I think it would have made a massive difference. I'm not sure exactly what the difference would be and whether it would have been good or bad but I reckon SA would be a very different place today if there'd never been the legislated inequality that we've had.

For one thing, all the labour law and BEE crapola that we sit with today wouldn't be with us.

Tim

Smiley
14-01-2011, 12:43
What makes you believe that, Jaco?

I think it would have made a massive difference. I'm not sure exactly what the difference would be and whether it would have been good or bad but I reckon SA would be a very different place today if there'd never been the legislated inequality that we've had.

Firstly the legislation was wot +-84 years (?) of which we are now +-20 years after that, whereas Mark mentioned 300 years which is a total different story as a whole. Do we blame Jan v Riebeeck for it all, or just the Nats? What about the Voortrekkers? Are they also to blame when Dingaan murderred them. I think if one really starts digging into the history of all the people what made up the population of the southern point of Africa one would most probably have a different perspective.

When do we stop and say: Enough, stop living in the past, learn from it and fix today what you can in order to better tomorrow. When do we say the apartheid is not an excuse anymore? I want to take a bet and say it would be for another 300 years used as an excuse.

Back to the question. Look at the rest of Africa as a continent, the individual countries, America, S. America, Germany, China, Australia and so forth. What comes to mind is that nowhere it is perfect, nowhere there is nirvana and nowhere the ideals are being met, not even close for there will always be a part that bitterly complains, who have or are still being supressed. / opressed / wiped out.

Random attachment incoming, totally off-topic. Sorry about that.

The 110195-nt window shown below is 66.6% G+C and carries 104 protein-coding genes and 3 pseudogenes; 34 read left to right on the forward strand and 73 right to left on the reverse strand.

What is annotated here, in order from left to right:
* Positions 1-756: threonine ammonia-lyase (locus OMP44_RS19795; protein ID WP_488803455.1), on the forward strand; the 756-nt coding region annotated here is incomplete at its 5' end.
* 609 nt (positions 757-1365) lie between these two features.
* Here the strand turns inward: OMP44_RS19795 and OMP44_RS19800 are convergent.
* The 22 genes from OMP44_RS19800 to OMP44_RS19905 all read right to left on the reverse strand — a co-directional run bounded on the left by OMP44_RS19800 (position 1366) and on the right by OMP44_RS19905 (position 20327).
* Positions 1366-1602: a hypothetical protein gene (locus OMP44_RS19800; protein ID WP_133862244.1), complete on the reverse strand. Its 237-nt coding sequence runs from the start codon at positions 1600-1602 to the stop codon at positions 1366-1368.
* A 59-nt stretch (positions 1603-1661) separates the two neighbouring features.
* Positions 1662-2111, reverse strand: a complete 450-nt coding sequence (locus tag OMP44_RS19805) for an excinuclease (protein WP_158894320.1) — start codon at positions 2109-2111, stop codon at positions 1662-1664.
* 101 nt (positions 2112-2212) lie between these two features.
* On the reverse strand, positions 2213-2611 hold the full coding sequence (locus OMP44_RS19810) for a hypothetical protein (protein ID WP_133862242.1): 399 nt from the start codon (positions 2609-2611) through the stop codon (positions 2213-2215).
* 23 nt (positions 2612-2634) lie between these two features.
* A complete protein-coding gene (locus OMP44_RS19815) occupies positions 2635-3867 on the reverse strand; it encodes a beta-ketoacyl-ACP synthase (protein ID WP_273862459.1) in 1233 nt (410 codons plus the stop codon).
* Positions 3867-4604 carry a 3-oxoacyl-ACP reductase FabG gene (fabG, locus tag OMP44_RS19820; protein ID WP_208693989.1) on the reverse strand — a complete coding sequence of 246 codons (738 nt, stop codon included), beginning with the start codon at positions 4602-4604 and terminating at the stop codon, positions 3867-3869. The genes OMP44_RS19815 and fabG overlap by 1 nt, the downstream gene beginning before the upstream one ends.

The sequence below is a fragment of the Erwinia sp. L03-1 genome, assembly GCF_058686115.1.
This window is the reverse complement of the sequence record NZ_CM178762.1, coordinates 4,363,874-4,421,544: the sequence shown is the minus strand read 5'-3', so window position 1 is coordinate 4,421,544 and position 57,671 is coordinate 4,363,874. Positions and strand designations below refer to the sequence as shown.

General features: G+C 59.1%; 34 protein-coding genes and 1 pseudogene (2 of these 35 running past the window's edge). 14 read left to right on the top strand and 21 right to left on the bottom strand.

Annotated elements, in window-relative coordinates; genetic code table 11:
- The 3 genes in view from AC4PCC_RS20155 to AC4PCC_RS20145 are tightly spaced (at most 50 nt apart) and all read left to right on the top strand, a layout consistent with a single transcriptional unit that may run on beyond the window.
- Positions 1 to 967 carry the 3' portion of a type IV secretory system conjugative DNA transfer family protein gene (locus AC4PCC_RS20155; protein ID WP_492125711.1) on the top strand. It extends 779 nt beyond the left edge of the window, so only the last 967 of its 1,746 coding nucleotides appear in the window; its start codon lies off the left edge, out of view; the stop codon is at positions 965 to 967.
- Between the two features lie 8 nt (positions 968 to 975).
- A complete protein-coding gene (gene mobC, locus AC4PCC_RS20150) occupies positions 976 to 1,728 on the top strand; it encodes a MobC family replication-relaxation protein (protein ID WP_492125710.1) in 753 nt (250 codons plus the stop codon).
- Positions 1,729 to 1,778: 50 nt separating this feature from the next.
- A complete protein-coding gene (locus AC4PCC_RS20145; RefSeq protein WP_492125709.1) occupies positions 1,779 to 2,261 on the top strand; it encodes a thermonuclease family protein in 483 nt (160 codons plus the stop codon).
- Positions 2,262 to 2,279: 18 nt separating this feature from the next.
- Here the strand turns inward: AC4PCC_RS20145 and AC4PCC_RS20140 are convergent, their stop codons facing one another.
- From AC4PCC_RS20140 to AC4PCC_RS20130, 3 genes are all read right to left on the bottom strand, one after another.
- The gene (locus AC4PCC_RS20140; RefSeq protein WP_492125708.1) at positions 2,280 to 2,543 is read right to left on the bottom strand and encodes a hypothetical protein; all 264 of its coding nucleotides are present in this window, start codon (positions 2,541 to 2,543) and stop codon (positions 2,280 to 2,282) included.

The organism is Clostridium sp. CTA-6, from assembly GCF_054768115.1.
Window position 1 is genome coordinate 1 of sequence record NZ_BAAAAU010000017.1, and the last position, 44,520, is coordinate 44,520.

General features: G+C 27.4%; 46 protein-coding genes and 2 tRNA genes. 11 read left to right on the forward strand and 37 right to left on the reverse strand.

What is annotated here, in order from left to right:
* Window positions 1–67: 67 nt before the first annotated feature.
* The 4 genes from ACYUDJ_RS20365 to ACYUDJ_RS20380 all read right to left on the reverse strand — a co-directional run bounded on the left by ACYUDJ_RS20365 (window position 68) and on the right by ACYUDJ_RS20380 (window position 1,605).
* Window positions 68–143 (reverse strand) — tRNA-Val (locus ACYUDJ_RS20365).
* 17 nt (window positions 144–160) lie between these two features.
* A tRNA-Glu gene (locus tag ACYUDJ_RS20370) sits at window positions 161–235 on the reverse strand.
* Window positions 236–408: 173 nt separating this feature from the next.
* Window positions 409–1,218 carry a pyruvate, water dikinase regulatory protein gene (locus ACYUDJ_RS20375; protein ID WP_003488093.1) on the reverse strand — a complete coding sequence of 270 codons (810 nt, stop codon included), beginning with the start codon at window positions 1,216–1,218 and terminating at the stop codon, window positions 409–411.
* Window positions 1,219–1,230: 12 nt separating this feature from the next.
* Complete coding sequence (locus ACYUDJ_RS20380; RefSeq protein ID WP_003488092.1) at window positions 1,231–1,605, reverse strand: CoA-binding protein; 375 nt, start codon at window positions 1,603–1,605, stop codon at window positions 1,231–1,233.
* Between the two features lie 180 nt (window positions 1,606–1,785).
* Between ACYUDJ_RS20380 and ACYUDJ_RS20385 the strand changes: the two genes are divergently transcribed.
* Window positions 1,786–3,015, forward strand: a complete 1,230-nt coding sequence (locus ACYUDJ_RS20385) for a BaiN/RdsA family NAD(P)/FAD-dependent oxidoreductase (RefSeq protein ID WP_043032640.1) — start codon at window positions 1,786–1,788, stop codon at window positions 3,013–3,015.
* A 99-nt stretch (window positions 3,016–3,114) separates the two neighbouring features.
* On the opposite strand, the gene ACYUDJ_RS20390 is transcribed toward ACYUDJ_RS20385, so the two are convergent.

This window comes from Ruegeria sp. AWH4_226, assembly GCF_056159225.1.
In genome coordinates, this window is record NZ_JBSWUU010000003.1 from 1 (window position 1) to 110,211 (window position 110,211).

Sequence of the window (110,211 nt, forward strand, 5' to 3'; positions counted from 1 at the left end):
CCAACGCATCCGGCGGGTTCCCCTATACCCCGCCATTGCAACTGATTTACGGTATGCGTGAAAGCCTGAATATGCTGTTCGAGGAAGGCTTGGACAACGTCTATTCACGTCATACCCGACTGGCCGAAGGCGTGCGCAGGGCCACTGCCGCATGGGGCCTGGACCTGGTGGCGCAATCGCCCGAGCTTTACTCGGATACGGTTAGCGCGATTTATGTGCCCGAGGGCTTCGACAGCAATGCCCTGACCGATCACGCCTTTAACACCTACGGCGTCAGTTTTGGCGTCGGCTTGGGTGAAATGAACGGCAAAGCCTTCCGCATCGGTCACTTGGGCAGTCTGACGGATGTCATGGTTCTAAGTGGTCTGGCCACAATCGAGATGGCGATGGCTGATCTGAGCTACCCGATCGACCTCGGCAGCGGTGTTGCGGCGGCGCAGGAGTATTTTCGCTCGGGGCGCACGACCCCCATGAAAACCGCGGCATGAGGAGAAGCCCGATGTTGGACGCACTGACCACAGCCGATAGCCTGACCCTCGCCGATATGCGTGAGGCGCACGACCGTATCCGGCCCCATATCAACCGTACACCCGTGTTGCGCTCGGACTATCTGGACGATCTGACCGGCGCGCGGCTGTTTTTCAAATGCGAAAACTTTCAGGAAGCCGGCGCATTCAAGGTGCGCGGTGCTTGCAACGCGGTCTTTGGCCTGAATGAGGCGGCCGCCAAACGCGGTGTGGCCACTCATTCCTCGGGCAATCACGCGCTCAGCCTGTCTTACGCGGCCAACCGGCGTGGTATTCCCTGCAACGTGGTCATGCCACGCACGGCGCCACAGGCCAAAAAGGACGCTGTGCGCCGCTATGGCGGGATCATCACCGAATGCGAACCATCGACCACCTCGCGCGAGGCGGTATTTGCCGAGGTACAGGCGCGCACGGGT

For one thing, all the labour law and BEE crapola that we sit with today wouldn't be with us.

What is today is a reverse of the old days. Whoever is in power would do whatever they can to ensure their party stands to gain the most and it will be so till the day we die. Maybe our childrens children have a chance but then again, it will not change in 300 years.

Nikki
14-01-2011, 14:06
Who is seen to be a "Senior" employee and who is a "Junior ?

Now there's a question and the answer will probably put the cat amongst the pigeons!

MarcL
14-01-2011, 23:57
My sentiments.

I am seriously considering greener grass somewhere across the fence

Start watering your own, much easier.

Vine
15-01-2011, 09:45
Start watering your own, much easier.